Social workers often repeat the belief that individuals have the right to make what others might think are unwise decisions, although perhaps more often it is phrased that individuals have the right to make unwise decisions, and they believe that this right affects the Care Act decisions which they make. Given the guidance, this is entirely understandable.
This belief may have a significant impact on their Care Act decisions. If the right is to have any meaning, then an individual’s right to make a decision must include their right to do what they have decided. It would be an empty right otherwise.
If a social worker is to respect this right, then it would prevent the social worker from frustrating any decision which they think might be unwise. This would include unwise decisions which are detrimental to the individual’s well-being. Depending on what the actual right is thought to be, it may lead the social worker to believe that they must go further and assist the individual to put the decision into effect even though, or even possibly because, they think it is or might be unwise.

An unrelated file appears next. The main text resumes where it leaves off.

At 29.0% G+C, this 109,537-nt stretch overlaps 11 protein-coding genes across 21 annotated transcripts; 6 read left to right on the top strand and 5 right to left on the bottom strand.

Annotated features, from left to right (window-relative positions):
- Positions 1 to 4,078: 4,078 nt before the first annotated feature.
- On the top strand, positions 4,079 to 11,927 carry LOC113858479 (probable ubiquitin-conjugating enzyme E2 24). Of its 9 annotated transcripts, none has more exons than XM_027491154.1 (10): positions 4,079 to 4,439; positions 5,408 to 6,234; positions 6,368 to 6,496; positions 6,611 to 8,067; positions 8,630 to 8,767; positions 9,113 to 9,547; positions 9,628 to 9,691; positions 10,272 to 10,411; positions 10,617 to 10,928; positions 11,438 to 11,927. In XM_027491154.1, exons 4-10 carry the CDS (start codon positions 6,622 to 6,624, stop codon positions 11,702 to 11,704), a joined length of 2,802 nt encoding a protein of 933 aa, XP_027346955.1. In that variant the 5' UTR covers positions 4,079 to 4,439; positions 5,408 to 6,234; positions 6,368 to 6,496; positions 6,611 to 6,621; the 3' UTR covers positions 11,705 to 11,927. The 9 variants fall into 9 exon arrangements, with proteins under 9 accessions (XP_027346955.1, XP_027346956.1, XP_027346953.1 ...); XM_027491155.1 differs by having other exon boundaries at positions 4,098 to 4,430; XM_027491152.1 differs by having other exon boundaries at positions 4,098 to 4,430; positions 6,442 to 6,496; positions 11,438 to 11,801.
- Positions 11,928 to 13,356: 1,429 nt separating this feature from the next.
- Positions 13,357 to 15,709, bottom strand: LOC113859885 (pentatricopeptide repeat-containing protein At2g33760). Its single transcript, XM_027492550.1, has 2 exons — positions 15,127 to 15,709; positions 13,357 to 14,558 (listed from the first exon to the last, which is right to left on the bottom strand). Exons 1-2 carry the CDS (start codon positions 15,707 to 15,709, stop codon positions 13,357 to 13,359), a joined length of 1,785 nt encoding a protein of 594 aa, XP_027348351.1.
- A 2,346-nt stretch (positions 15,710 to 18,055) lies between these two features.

What the Care Act actually provides
The right which the Care Act actually affords is for individuals to have their assessed, eligible needs met and their well-being promoted, always provided that the ordinary residence rules and costs and charging criteria are met and apart from such needs as are being met by a carer.